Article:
Crowd at the Nickelodeon Theatre. courtesy photo

Snelgrove says he thinks having Indie Grits centered in the Main Street District will work just fine.

“I’m glad they shrank the footprint of it down,” Snelgrove says. “That will make it more vibrant-feeling, and probably a little bit easier for them to manage.”

Another significant shift for Indie Grits this year is the fact that it will take place in March after years of typically happening in early April. Gadsden says multiple factors made the move necessary.

One is that the Atlanta Film Festival, a larger fest than Indie Grits, takes place in April, and many of the same filmmakers who participate in Indie Grits also want to be a part of the Atlanta event.

But perhaps the chief reason for Indie Grits’ bump into March is the large number of festivals that take place in Columbia in April. For example, in 2018, on the same weekend as Indie Grits, Columbia played host to the surging Hip-Hop Family Day, the Columbia International Festival, the Columbia Food and Wine Festival (co-presented by Free Times), and the River Rocks Music Festival.

“It was insane,” Gadsden says, with a laugh. “I was like, ‘You know what, let’s go into March. There were all these reasons to go into March. Let’s see what happens.’

“We’ll just kick off the festival season here in Columbia.”

The timing of this year’s Indie Grits is also notable as it comes just two weeks after Anita Floyd was announced as the new executive director of the Columbia Film Society, the organization that oversees the Nickelodeon Theatre and Indie Grits Labs, as well as the annual festival.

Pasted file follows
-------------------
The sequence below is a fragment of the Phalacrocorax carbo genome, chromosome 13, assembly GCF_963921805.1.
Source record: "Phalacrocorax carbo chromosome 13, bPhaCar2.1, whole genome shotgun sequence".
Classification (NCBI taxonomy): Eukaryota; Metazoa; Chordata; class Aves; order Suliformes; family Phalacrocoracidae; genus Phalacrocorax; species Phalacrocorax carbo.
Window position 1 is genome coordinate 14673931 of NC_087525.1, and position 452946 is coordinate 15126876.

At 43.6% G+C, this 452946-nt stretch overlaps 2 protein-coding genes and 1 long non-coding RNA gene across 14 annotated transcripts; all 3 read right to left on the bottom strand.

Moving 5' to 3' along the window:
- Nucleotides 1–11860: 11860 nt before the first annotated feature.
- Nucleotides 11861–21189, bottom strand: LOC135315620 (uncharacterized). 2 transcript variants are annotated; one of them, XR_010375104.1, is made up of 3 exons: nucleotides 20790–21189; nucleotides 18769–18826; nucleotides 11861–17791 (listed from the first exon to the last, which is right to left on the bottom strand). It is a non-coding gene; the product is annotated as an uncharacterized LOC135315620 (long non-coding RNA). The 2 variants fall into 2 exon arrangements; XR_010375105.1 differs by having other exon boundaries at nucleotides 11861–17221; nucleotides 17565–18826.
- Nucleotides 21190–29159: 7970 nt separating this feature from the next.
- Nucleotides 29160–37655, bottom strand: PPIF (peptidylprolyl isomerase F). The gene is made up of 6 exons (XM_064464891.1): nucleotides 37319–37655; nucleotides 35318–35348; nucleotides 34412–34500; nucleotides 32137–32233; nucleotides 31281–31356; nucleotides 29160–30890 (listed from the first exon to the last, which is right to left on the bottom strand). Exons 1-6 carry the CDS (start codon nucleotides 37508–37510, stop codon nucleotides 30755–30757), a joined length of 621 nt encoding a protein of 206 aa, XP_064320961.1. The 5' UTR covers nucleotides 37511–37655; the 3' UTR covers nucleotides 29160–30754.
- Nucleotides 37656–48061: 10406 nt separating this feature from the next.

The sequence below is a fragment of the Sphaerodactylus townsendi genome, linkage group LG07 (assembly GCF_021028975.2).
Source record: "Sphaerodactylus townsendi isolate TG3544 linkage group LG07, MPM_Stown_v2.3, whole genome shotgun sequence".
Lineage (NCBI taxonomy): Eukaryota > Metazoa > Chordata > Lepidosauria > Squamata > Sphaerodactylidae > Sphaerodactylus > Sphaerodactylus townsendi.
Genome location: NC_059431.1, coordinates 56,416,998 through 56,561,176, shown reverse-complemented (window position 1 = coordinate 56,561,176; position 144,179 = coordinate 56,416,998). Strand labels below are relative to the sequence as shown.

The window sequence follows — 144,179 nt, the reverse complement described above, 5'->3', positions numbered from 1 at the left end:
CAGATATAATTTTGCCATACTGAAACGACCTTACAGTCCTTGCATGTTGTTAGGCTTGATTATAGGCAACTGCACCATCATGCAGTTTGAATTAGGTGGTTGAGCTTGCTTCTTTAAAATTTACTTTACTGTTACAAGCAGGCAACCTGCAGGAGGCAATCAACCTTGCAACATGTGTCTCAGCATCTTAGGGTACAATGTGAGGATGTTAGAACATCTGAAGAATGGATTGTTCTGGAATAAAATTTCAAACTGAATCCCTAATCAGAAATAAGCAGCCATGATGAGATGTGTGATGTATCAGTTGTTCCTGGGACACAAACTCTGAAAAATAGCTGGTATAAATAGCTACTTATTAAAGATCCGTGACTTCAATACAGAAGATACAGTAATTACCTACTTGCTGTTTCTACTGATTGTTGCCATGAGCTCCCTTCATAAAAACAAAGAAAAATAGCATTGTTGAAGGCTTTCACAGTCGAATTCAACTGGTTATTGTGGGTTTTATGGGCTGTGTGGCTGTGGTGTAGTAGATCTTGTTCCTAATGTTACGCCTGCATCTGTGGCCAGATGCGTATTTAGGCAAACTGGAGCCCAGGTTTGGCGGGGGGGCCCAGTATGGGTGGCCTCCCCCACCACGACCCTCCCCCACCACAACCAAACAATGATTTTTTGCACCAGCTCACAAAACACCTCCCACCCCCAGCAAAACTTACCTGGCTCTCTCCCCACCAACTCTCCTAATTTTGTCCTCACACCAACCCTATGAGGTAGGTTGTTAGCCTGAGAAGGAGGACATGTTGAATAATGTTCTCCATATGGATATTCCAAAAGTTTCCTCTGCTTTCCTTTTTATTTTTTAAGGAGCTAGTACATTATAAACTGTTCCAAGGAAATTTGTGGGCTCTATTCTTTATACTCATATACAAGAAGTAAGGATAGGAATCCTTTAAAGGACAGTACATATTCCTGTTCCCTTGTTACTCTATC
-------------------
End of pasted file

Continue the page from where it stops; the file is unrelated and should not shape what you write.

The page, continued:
Floyd’s hiring ended a protracted search for a new film society leader, as former CEO Andy Smith resigned in January 2018 shortly after returning from a six-month sabbatical. Avni Gupta-Kagan came on as an interim Columbia Film Society CEO in February 2018.

Free Times asked Gadsden if it was difficult to continue organizing Indie Grits amid the uncertainty of the long film society leadership search. He says Gupta-Kagan made it possible for him to keep stirring the Grits.

“Avni has done a really incredible job of supporting me and protecting me from transition and helping me be able to continue to do our job,” Gadsden says. “Has it been hard? Sure. But Avni has done a really good job of providing me the space to do that work, and taken some of the difficulty that comes with all that transition, for sure.”